Note: this review is featured on the Phoenix Film Festival’s website.
Mike Cahill is one of the most ambitious filmmakers in the business. His debut feature, Another Earth, was a riveting, thought-provoking science fiction drama that utilized an ingenious premise and emphasized tortured central characters looking to better themselves. That film also starred the glowing, powerful Brit Marling, who has worked on terrific features like Sound of My Voice, Arbitrage, and The East over the past couple years. Their latest collaboration, I Origins, is an uneven, strangely compelling film that far exceeds its own ambition. It’s a film measured by its central character’s stubbornness and resilience toward finding scientific answers in a world that acts in callous, mysterious ways. That man is Ian (Michael Pitt), who studied as a molecular biologist for his doctorate. He loves the idea of human eyes acting as not only true signifiers of self due to their originality, but also as a way to disprove religious believers who insist that there is a Creator who individually makes every human being.
His work focuses on the development of irises over the millennia and the transformation from eye-less organisms to the most sophisticated form of sight on this planet. He coordinates with his lab partner, Karen (Brit Marling), a fledgling student that aims to unravel the mysteries of the universe alongside Ian. She’s a loyal, intelligent woman that is equally as stubborn and introverted as Ian can be, hiding her emotions and letting science dictate her days. Ian’s obsession with eyes, however, leaves Karen doing most of the work while he tracks down a girl he met at a party that fascinated him. She had gorgeous eyes that made him idolize her, and a strange encounter with the number 11 leads him to discovering her work as a model. He finds out her name is Sofi (Astrid Berges-Frisbey), and they immediately rekindle their love and get married.
The story then moves to Ian discovering that his child may have irises similar to a recently deceased man in Idaho, only then for him to realize that Sofi may indeed have the same eyes as a young girl in India. It cannot be true. As his friend Kenny (Steven Yeun) says, “That’s scientifically impossible.” No logic points to irises being repeated over time, unless that establishes some sort of connection with the mind and soul. Karen even asks at one point if the eyes act as a window to the soul, something that she would’ve previously thought implausible but now grows steadily realistic. The dichotomy between science and religion has been tackled more appropriately in better films, like Robert Zemeckis’s underappreciated classic Contact. There, Jodie Foster’s character experiences what can only be deemed a spiritual encounter in a wormhole since no one else saw what she did. Here, the film uses simplistic notions of both religion and science undermining the other, only to realize they can work together.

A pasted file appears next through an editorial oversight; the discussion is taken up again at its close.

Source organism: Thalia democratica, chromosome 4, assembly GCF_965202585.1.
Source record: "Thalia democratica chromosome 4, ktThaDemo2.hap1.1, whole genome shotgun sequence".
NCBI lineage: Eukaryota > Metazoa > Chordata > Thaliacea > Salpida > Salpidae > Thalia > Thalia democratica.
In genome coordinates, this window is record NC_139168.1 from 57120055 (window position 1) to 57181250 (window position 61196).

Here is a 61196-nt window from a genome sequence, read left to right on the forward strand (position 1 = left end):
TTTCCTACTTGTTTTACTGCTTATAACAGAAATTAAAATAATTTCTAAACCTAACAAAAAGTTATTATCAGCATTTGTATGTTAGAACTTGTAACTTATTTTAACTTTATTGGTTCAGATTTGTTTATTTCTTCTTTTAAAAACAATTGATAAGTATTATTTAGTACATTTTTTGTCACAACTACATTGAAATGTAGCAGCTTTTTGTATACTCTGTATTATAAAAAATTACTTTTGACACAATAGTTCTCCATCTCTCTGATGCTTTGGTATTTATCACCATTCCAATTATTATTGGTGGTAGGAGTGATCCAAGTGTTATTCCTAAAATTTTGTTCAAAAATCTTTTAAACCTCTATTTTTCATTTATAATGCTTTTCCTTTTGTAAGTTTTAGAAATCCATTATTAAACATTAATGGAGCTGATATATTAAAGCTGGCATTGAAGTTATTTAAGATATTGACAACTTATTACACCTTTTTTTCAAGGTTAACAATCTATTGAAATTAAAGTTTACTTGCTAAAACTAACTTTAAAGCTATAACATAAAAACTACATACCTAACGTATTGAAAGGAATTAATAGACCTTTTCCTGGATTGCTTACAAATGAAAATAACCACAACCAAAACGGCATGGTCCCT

The performances at the heart of the film elevate the jumpy, haphazard material. Michael Pitt is a quiet, formidable force in every role he takes, providing a gravitas to the most middling scenes. He acts well alongside Brit Marling, a wonderful presence that makes the most of what becomes a small, supporting role after a strong introduction. Astrid Berges-Frisbey is marvelous as Sofi, giving the character a dramatic heft despite minimal development. She acts as more of an idea rather than an entity herself, but she assumes an occasionally thankless role with tact. Cahill’s film asks for intimacy to draw out the tension in the script. This mostly means that the romance between characters takes up the meat of the story and that the intrigue of the central idea falls to the wayside. It’s a shame since there are philosophically strong questions to be asked in a new way from his ideas. He’s a talented, bright presence behind the screen, and even if I Origins fails to fully achieve its ambition, it’s an inconsistently noble effort.
Grade: ★★★ (out of 5)